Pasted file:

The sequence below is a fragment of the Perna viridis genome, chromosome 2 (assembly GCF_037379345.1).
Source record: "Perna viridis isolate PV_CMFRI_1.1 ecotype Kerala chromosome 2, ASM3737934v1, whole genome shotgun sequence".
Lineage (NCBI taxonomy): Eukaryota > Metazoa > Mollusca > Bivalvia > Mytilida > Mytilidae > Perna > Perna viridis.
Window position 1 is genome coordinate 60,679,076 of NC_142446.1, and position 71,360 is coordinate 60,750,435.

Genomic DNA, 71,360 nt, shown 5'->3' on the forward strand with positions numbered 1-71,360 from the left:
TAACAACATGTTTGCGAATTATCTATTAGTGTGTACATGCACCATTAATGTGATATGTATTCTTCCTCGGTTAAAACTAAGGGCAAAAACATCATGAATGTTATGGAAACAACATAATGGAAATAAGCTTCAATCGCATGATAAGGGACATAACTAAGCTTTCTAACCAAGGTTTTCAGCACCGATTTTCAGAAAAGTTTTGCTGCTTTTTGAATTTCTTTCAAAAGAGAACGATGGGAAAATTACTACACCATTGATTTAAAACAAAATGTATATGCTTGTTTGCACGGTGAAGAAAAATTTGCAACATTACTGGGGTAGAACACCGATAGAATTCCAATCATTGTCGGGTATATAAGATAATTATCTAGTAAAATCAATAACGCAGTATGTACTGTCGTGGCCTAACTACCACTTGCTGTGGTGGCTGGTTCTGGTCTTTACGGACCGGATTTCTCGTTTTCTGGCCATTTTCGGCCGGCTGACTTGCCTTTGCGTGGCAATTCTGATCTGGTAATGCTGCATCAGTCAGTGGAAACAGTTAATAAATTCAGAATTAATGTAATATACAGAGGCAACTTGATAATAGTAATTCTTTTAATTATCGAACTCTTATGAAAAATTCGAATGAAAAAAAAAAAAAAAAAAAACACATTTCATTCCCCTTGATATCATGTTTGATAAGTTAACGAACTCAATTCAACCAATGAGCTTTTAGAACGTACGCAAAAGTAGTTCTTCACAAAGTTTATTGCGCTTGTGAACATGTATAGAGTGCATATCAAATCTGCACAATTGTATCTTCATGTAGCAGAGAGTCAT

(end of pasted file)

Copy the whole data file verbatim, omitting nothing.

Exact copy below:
The sequence below is a fragment of the Perna viridis genome, chromosome 2 (assembly GCF_037379345.1).
Source record: "Perna viridis isolate PV_CMFRI_1.1 ecotype Kerala chromosome 2, ASM3737934v1, whole genome shotgun sequence".
Lineage (NCBI taxonomy): Eukaryota > Metazoa > Mollusca > Bivalvia > Mytilida > Mytilidae > Perna > Perna viridis.
Window position 1 is genome coordinate 60,679,076 of NC_142446.1, and position 71,360 is coordinate 60,750,435.

Genomic DNA, 71,360 nt, shown 5'->3' on the forward strand with positions numbered 1-71,360 from the left:
TAACAACATGTTTGCGAATTATCTATTAGTGTGTACATGCACCATTAATGTGATATGTATTCTTCCTCGGTTAAAACTAAGGGCAAAAACATCATGAATGTTATGGAAACAACATAATGGAAATAAGCTTCAATCGCATGATAAGGGACATAACTAAGCTTTCTAACCAAGGTTTTCAGCACCGATTTTCAGAAAAGTTTTGCTGCTTTTTGAATTTCTTTCAAAAGAGAACGATGGGAAAATTACTACACCATTGATTTAAAACAAAATGTATATGCTTGTTTGCACGGTGAAGAAAAATTTGCAACATTACTGGGGTAGAACACCGATAGAATTCCAATCATTGTCGGGTATATAAGATAATTATCTAGTAAAATCAATAACGCAGTATGTACTGTCGTGGCCTAACTACCACTTGCTGTGGTGGCTGGTTCTGGTCTTTACGGACCGGATTTCTCGTTTTCTGGCCATTTTCGGCCGGCTGACTTGCCTTTGCGTGGCAATTCTGATCTGGTAATGCTGCATCAGTCAGTGGAAACAGTTAATAAATTCAGAATTAATGTAATATACAGAGGCAACTTGATAATAGTAATTCTTTTAATTATCGAACTCTTATGAAAAATTCGAATGAAAAAAAAAAAAAAAAAAAACACATTTCATTCCCCTTGATATCATGTTTGATAAGTTAACGAACTCAATTCAACCAATGAGCTTTTAGAACGTACGCAAAAGTAGTTCTTCACAAAGTTTATTGCGCTTGTGAACATGTATAGAGTGCATATCAAATCTGCACAATTGTATCTTCATGTAGCAGAGAGTCAT